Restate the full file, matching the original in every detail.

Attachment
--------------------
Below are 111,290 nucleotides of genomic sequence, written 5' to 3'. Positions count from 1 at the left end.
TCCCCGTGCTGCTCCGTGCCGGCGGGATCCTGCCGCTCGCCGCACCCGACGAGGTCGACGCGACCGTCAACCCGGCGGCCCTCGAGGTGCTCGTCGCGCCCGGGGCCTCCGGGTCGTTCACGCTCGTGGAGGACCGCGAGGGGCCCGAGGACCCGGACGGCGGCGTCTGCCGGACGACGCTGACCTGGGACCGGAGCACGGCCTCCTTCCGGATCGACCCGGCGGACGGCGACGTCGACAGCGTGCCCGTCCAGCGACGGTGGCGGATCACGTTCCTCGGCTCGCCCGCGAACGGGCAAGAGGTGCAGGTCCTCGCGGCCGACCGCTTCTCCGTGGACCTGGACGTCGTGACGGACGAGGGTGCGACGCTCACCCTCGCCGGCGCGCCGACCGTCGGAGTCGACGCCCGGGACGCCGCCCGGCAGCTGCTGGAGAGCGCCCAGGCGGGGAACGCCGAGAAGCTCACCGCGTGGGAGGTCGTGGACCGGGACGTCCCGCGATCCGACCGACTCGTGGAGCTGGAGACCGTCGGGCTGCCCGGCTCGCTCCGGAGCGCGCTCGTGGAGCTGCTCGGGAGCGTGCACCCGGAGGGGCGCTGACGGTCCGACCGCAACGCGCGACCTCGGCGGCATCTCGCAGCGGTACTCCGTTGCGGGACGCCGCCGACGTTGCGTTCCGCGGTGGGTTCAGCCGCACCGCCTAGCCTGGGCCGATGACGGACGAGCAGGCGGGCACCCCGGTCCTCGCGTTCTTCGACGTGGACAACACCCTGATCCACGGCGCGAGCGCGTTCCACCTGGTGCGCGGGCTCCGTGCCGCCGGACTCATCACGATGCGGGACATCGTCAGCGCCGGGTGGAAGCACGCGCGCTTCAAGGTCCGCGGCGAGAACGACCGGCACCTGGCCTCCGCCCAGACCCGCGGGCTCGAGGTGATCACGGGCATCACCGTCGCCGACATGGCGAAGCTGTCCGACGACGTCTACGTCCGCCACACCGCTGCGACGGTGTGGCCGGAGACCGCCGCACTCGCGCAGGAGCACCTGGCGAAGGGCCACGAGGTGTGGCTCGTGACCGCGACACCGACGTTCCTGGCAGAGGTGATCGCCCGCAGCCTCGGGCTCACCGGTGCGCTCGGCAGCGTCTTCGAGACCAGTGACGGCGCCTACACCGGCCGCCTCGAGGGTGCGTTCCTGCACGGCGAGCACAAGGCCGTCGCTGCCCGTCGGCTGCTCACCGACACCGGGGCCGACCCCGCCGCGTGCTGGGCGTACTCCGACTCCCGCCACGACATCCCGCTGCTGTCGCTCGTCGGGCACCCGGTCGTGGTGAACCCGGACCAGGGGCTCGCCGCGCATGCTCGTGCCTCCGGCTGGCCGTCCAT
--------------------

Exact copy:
Below are 111,290 nucleotides of genomic sequence, written 5' to 3'. Positions count from 1 at the left end.
TCCCCGTGCTGCTCCGTGCCGGCGGGATCCTGCCGCTCGCCGCACCCGACGAGGTCGACGCGACCGTCAACCCGGCGGCCCTCGAGGTGCTCGTCGCGCCCGGGGCCTCCGGGTCGTTCACGCTCGTGGAGGACCGCGAGGGGCCCGAGGACCCGGACGGCGGCGTCTGCCGGACGACGCTGACCTGGGACCGGAGCACGGCCTCCTTCCGGATCGACCCGGCGGACGGCGACGTCGACAGCGTGCCCGTCCAGCGACGGTGGCGGATCACGTTCCTCGGCTCGCCCGCGAACGGGCAAGAGGTGCAGGTCCTCGCGGCCGACCGCTTCTCCGTGGACCTGGACGTCGTGACGGACGAGGGTGCGACGCTCACCCTCGCCGGCGCGCCGACCGTCGGAGTCGACGCCCGGGACGCCGCCCGGCAGCTGCTGGAGAGCGCCCAGGCGGGGAACGCCGAGAAGCTCACCGCGTGGGAGGTCGTGGACCGGGACGTCCCGCGATCCGACCGACTCGTGGAGCTGGAGACCGTCGGGCTGCCCGGCTCGCTCCGGAGCGCGCTCGTGGAGCTGCTCGGGAGCGTGCACCCGGAGGGGCGCTGACGGTCCGACCGCAACGCGCGACCTCGGCGGCATCTCGCAGCGGTACTCCGTTGCGGGACGCCGCCGACGTTGCGTTCCGCGGTGGGTTCAGCCGCACCGCCTAGCCTGGGCCGATGACGGACGAGCAGGCGGGCACCCCGGTCCTCGCGTTCTTCGACGTGGACAACACCCTGATCCACGGCGCGAGCGCGTTCCACCTGGTGCGCGGGCTCCGTGCCGCCGGACTCATCACGATGCGGGACATCGTCAGCGCCGGGTGGAAGCACGCGCGCTTCAAGGTCCGCGGCGAGAACGACCGGCACCTGGCCTCCGCCCAGACCCGCGGGCTCGAGGTGATCACGGGCATCACCGTCGCCGACATGGCGAAGCTGTCCGACGACGTCTACGTCCGCCACACCGCTGCGACGGTGTGGCCGGAGACCGCCGCACTCGCGCAGGAGCACCTGGCGAAGGGCCACGAGGTGTGGCTCGTGACCGCGACACCGACGTTCCTGGCAGAGGTGATCGCCCGCAGCCTCGGGCTCACCGGTGCGCTCGGCAGCGTCTTCGAGACCAGTGACGGCGCCTACACCGGCCGCCTCGAGGGTGCGTTCCTGCACGGCGAGCACAAGGCCGTCGCTGCCCGTCGGCTGCTCACCGACACCGGGGCCGACCCCGCCGCGTGCTGGGCGTACTCCGACTCCCGCCACGACATCCCGCTGCTGTCGCTCGTCGGGCACCCGGTCGTGGTGAACCCGGACCAGGGGCTCGCCGCGCATGCTCGTGCCTCCGGCTGGCCGTCCAT